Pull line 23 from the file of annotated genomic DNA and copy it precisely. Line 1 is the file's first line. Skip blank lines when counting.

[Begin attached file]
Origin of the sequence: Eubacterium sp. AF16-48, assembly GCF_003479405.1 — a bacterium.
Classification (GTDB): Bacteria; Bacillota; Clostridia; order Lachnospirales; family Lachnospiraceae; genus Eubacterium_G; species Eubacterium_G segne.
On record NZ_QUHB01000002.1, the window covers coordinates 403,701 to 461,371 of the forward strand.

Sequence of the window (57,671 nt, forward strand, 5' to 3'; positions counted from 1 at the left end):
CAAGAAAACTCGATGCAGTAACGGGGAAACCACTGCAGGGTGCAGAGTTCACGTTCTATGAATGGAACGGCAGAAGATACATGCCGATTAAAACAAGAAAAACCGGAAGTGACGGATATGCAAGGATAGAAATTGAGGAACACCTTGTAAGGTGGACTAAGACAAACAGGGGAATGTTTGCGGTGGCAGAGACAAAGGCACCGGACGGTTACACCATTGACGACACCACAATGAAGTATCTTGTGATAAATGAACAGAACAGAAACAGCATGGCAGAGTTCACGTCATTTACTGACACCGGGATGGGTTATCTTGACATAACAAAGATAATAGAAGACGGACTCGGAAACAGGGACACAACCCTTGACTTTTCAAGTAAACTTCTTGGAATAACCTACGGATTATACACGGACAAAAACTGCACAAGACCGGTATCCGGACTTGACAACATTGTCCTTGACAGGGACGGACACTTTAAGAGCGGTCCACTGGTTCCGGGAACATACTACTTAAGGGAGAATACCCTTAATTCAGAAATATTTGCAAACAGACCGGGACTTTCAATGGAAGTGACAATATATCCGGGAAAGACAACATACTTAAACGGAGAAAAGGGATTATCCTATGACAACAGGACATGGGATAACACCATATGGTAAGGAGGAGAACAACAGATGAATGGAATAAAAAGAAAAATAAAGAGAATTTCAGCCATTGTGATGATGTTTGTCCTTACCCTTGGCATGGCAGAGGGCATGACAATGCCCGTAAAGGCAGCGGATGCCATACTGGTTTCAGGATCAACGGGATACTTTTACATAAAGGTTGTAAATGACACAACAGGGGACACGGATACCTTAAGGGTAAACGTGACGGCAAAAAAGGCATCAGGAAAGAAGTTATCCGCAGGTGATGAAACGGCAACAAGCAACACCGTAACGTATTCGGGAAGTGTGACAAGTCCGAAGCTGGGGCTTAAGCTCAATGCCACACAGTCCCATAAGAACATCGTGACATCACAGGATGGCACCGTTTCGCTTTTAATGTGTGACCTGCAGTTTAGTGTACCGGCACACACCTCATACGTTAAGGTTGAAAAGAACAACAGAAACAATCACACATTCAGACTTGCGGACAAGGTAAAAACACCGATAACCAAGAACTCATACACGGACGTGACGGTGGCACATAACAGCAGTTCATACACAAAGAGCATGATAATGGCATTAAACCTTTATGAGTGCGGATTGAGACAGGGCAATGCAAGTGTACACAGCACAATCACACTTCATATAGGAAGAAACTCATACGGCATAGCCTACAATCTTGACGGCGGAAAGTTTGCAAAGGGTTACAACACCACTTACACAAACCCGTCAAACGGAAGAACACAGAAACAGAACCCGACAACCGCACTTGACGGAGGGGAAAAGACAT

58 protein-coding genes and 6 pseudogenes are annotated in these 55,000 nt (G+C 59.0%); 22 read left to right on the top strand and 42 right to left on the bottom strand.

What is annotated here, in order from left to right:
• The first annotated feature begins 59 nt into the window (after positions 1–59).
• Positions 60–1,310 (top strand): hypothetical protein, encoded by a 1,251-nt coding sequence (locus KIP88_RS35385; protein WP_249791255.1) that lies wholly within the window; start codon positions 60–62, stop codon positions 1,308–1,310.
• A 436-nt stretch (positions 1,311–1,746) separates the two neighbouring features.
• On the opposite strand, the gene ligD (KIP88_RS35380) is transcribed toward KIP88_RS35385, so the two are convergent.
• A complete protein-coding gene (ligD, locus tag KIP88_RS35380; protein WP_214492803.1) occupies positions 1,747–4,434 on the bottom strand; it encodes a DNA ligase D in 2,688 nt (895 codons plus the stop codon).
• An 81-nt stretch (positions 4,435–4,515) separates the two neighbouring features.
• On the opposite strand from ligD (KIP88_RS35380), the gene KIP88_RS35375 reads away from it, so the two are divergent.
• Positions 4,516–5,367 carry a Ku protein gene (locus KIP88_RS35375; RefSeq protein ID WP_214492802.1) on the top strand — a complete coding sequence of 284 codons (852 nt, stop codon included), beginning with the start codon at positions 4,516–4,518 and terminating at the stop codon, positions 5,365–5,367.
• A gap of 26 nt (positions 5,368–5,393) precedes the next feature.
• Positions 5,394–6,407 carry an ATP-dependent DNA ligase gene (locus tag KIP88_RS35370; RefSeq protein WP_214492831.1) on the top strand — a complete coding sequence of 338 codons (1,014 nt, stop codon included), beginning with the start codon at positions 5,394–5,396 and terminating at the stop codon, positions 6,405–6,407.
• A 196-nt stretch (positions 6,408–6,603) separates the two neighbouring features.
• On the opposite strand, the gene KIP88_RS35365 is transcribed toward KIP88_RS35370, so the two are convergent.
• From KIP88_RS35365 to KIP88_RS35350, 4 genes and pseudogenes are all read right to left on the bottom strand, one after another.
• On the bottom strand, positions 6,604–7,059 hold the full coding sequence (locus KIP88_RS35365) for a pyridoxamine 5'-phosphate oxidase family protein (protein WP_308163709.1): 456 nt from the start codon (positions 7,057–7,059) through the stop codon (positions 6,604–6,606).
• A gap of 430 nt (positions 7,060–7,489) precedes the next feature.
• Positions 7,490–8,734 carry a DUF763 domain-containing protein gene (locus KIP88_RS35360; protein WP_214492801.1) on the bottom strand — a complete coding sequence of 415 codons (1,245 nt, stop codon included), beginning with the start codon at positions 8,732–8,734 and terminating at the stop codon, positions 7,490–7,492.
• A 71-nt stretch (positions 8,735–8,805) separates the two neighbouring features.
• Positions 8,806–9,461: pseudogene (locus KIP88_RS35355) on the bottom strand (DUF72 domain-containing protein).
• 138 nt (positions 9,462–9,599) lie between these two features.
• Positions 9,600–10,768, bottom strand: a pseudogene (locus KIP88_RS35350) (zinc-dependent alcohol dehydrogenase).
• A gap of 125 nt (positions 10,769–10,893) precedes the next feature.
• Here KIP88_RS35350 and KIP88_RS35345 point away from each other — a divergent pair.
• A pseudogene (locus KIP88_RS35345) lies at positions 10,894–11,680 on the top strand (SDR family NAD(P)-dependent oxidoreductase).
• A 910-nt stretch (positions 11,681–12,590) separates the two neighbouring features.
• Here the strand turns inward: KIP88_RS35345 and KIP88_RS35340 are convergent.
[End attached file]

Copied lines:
• Positions 7,490–8,734 carry a DUF763 domain-containing protein gene (locus KIP88_RS35360; protein WP_214492801.1) on the bottom strand — a complete coding sequence of 415 codons (1,245 nt, stop codon included), beginning with the start codon at positions 8,732–8,734 and terminating at the stop codon, positions 7,490–7,492.